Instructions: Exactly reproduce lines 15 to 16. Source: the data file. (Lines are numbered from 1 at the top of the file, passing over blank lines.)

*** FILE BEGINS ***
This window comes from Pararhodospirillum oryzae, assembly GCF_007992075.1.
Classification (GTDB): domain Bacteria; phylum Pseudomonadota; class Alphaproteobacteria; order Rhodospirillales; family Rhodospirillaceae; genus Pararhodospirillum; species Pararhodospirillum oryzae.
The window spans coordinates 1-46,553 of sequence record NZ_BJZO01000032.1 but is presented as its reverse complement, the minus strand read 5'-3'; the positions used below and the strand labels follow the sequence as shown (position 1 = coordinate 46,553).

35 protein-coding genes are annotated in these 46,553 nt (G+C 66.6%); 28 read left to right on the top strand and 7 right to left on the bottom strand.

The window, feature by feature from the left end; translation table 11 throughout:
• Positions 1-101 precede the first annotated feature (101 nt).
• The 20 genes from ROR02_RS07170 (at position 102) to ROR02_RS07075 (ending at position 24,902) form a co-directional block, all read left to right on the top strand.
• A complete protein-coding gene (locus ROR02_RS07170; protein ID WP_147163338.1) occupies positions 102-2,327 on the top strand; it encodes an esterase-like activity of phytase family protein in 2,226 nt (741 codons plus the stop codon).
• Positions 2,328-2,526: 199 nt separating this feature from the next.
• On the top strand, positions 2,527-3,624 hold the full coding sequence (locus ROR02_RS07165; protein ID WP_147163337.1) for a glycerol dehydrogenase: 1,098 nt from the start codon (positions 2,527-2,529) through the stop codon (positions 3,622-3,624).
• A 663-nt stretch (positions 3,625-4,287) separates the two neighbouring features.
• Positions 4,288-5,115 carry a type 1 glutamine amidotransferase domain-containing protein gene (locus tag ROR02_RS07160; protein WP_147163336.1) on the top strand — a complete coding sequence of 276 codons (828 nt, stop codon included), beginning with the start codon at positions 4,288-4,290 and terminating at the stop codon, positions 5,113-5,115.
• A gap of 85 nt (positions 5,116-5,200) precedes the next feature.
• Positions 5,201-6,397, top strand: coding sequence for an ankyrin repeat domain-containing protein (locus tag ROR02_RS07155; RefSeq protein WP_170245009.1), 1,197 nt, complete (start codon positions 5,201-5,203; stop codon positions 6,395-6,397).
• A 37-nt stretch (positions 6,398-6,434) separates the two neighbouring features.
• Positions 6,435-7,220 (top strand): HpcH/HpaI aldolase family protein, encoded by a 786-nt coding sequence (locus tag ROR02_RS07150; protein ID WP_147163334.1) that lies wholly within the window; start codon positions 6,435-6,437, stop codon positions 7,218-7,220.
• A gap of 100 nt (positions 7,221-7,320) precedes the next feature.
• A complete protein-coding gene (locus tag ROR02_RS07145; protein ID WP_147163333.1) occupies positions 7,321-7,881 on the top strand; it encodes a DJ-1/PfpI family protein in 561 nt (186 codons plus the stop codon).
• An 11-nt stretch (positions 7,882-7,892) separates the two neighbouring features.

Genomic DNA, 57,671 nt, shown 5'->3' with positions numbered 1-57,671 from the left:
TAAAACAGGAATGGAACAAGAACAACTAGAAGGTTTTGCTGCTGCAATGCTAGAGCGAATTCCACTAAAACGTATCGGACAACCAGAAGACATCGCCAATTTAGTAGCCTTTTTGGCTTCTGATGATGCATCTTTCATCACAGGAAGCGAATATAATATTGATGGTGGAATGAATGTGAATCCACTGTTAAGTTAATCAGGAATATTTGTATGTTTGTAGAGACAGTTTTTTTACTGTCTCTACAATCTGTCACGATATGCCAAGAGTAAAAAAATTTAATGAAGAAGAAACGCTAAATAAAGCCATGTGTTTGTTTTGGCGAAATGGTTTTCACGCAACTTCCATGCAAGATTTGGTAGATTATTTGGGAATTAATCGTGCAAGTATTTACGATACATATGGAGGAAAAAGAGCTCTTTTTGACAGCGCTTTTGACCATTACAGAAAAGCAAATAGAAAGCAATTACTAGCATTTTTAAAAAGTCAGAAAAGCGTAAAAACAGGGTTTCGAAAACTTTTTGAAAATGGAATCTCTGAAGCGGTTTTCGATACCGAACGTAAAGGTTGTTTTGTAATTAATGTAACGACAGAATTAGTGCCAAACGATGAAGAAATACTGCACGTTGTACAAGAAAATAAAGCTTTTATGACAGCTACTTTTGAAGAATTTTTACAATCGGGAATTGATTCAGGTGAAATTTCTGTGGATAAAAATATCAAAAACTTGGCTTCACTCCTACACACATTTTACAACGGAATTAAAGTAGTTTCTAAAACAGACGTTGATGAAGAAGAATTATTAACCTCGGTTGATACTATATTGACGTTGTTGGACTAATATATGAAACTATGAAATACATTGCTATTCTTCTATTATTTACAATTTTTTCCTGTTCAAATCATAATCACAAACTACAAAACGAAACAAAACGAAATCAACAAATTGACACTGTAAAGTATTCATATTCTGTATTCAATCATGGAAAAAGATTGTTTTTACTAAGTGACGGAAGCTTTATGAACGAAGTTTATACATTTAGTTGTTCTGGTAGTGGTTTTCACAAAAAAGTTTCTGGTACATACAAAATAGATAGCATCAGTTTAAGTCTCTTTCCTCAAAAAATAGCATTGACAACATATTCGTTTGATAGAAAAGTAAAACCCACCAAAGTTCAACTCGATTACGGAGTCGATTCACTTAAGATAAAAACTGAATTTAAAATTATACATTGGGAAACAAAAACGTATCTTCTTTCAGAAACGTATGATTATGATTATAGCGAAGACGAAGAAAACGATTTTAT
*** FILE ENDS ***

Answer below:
• A 37-nt stretch (positions 6,398-6,434) separates the two neighbouring features.
• Positions 6,435-7,220 (top strand): HpcH/HpaI aldolase family protein, encoded by a 786-nt coding sequence (locus tag ROR02_RS07150; protein ID WP_147163334.1) that lies wholly within the window; start codon positions 6,435-6,437, stop codon positions 7,218-7,220.